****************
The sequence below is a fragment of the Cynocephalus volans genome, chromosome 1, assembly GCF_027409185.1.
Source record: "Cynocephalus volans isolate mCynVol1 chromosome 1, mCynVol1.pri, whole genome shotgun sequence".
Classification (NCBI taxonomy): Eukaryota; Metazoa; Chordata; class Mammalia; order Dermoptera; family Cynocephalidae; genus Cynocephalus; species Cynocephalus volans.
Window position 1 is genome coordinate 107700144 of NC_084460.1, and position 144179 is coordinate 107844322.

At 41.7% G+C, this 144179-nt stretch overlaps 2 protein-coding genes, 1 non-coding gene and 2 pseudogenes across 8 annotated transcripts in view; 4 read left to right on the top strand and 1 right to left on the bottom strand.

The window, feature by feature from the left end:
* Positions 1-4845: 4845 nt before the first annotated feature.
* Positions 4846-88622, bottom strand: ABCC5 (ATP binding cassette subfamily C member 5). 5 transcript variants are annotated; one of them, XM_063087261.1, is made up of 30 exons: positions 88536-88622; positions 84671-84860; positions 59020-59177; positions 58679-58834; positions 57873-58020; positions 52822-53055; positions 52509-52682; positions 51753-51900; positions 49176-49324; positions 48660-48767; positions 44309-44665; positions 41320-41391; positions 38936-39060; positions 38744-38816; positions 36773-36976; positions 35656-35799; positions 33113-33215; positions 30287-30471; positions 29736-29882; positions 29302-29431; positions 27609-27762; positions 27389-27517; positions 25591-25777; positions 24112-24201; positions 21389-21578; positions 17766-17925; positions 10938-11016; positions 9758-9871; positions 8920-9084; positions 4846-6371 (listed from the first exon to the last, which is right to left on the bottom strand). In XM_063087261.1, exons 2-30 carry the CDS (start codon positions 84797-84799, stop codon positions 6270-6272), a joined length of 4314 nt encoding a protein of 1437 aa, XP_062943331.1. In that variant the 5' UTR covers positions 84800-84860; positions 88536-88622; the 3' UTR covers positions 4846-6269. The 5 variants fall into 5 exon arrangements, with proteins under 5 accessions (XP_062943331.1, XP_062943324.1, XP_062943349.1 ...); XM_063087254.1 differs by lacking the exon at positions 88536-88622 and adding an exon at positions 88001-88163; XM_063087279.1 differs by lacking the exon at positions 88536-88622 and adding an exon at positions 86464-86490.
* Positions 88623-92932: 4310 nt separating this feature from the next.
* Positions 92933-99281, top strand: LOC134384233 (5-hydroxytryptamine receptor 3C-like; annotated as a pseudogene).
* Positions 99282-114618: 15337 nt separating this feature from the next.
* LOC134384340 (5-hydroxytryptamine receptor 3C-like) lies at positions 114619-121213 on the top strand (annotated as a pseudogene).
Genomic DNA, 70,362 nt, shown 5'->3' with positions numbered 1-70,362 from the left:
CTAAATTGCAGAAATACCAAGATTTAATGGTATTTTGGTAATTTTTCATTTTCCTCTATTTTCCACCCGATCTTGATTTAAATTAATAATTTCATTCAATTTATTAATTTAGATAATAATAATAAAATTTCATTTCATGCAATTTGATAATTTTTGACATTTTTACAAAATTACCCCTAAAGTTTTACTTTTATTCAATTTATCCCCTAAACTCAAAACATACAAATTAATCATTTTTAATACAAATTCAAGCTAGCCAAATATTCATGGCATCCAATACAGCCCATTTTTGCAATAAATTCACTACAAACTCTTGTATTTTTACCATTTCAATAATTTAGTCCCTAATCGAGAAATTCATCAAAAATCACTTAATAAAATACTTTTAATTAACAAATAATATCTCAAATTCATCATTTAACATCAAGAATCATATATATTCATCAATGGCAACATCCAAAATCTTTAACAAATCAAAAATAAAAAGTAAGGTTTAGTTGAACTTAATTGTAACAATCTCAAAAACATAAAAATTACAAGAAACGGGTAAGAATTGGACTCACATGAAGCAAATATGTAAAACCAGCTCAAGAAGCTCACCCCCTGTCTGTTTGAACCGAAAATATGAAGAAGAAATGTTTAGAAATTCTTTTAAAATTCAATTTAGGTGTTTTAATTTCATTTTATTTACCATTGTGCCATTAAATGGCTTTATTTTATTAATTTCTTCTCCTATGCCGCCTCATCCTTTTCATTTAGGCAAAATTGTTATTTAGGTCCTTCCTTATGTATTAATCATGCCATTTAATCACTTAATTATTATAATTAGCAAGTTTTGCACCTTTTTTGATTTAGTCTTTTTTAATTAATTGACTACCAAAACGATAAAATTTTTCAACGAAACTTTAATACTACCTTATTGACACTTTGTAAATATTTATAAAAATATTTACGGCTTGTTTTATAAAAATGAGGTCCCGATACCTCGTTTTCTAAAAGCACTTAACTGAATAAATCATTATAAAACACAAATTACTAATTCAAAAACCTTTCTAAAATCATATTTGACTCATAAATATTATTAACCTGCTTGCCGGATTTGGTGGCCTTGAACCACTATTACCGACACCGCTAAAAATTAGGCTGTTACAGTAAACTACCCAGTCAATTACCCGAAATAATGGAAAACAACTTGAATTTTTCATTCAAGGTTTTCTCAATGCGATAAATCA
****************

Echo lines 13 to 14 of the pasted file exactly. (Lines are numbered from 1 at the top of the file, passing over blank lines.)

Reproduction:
Genomic DNA, 70,362 nt, shown 5'->3' with positions numbered 1-70,362 from the left:
CTAAATTGCAGAAATACCAAGATTTAATGGTATTTTGGTAATTTTTCATTTTCCTCTATTTTCCACCCGATCTTGATTTAAATTAATAATTTCATTCAATTTATTAATTTAGATAATAATAATAAAATTTCATTTCATGCAATTTGATAATTTTTGACATTTTTACAAAATTACCCCTAAAGTTTTACTTTTATTCAATTTATCCCCTAAACTCAAAACATACAAATTAATCATTTTTAATACAAATTCAAGCTAGCCAAATATTCATGGCATCCAATACAGCCCATTTTTGCAATAAATTCACTACAAACTCTTGTATTTTTACCATTTCAATAATTTAGTCCCTAATCGAGAAATTCATCAAAAATCACTTAATAAAATACTTTTAATTAACAAATAATATCTCAAATTCATCATTTAACATCAAGAATCATATATATTCATCAATGGCAACATCCAAAATCTTTAACAAATCAAAAATAAAAAGTAAGGTTTAGTTGAACTTAATTGTAACAATCTCAAAAACATAAAAATTACAAGAAACGGGTAAGAATTGGACTCACATGAAGCAAATATGTAAAACCAGCTCAAGAAGCTCACCCCCTGTCTGTTTGAACCGAAAATATGAAGAAGAAATGTTTAGAAATTCTTTTAAAATTCAATTTAGGTGTTTTAATTTCATTTTATTTACCATTGTGCCATTAAATGGCTTTATTTTATTAATTTCTTCTCCTATGCCGCCTCATCCTTTTCATTTAGGCAAAATTGTTATTTAGGTCCTTCCTTATGTATTAATCATGCCATTTAATCACTTAATTATTATAATTAGCAAGTTTTGCACCTTTTTTGATTTAGTCTTTTTTAATTAATTGACTACCAAAACGATAAAATTTTTCAACGAAACTTTAATACTACCTTATTGACACTTTGTAAATATTTATAAAAATATTTACGGCTTGTTTTATAAAAATGAGGTCCCGATACCTCGTTTTCTAAAAGCACTTAACTGAATAAATCATTATAAAACACAAATTACTAATTCAAAAACCTTTCTAAAATCATATTTGACTCATAAATATTATTAACCTGCTTGCCGGATTTGGTGGCCTTGAACCACTATTACCGACACCGCTAAAAATTAGGCTGTTACAGTAAACTACCCAGTCAATTACCCGAAATAATGGAAAACAACTTGAATTTTTCATTCAAGGTTTTCTCAATGCGATAAATCA